Friday, November 13, 2009

Should employers offer "involuntary" or "under the table" promotions with "direct reports"? Could be dangerous


Should companies promote information technology “individual contributors” involuntarily?

It happened to me once, in 1988. I had worked in monthly and daily billing with a “group leader” and the manager decided to have me and the other person switch places. Then a third person was put in the group. Then the manager made me project leader, which in that company was a “having direct reports” job.

Companies often have team leaders or project leaders who make assignments informally without formal authority. Back in the 1970s, that’s how it worked in a company with the New York State Medicaid (MMIS) contract.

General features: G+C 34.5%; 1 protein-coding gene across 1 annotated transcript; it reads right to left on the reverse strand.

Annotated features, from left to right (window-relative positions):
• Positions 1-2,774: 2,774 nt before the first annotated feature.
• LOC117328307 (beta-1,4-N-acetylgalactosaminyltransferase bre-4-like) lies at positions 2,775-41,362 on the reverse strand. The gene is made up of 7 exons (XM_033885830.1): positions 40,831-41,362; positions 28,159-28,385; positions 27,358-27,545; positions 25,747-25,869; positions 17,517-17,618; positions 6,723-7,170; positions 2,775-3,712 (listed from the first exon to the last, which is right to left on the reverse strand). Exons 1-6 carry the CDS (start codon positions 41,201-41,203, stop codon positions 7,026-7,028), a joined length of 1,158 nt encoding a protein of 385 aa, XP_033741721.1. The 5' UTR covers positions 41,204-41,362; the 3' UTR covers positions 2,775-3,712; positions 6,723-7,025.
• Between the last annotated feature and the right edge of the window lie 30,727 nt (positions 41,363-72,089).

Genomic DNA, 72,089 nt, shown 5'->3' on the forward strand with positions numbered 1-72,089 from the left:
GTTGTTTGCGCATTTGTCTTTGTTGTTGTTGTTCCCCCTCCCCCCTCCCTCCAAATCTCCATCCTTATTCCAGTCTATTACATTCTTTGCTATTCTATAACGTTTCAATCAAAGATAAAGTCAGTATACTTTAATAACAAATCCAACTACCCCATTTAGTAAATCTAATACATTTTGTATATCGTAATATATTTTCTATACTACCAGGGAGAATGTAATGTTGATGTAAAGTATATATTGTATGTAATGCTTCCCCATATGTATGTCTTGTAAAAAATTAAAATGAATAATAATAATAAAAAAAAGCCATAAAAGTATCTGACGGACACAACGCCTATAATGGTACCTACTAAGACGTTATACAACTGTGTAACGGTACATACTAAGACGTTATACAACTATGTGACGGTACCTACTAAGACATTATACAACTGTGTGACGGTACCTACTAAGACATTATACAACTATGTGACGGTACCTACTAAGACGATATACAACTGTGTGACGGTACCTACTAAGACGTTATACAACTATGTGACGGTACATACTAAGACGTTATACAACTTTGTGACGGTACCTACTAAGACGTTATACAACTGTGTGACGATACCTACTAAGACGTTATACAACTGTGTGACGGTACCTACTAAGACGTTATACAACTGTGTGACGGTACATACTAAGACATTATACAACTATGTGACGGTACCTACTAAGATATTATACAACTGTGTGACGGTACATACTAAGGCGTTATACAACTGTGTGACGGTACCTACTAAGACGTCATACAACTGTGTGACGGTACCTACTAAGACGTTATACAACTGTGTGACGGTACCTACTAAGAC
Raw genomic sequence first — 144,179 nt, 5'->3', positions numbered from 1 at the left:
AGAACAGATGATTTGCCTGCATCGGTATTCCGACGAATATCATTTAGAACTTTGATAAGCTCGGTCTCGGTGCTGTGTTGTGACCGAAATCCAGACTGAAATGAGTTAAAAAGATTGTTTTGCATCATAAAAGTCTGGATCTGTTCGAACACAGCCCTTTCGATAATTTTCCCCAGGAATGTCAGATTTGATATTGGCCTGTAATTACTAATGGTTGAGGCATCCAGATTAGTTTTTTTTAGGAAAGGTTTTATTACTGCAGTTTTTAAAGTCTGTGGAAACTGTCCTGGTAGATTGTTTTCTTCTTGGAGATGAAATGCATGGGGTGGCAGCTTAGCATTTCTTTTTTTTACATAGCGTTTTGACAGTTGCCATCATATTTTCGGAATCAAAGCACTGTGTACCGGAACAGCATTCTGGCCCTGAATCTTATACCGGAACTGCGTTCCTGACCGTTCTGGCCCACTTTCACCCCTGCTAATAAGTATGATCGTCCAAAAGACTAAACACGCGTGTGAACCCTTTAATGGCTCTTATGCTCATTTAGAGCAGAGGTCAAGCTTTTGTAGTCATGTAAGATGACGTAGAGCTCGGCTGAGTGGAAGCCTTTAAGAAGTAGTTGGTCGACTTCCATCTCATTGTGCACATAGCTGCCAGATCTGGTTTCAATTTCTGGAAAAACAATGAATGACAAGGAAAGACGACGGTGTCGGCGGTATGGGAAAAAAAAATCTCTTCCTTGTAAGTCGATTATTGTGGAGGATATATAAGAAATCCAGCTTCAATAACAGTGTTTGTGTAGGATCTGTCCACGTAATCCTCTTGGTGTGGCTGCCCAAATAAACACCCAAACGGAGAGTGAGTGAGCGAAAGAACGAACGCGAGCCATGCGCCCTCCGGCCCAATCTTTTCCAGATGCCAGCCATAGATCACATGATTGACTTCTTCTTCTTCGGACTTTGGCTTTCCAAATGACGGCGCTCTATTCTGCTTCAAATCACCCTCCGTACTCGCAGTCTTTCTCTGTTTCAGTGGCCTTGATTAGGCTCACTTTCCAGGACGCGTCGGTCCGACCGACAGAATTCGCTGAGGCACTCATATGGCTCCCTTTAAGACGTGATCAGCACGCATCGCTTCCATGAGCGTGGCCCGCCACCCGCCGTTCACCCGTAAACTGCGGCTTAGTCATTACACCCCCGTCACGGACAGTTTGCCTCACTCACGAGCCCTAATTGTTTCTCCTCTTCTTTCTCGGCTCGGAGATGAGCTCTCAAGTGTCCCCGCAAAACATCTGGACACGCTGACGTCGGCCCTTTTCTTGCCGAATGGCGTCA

Or sometimes, someone will be a project leader and the manager asks the project leader to fill out a performance appraisal on the “subordinate” anyway.

This may even cross corporate lines, when contractors (from staffing companies) are part of the team. Sometimes the project leaders are contractors, but are asked to do appraisals anyway.

I’ve often wondered about the legal implications of all this. For one thing, a person with direct reports has to be much more wary of his own personal “online reputation” today, or risk, retrospectively at least, the risk of triggering a potential “hostile workplace” incident if there are underlying tensions.

Companies should be careful in developing promotion policies and make sure that direct reports are a welcome “responsibility.”

See coordinated post on main blog today.

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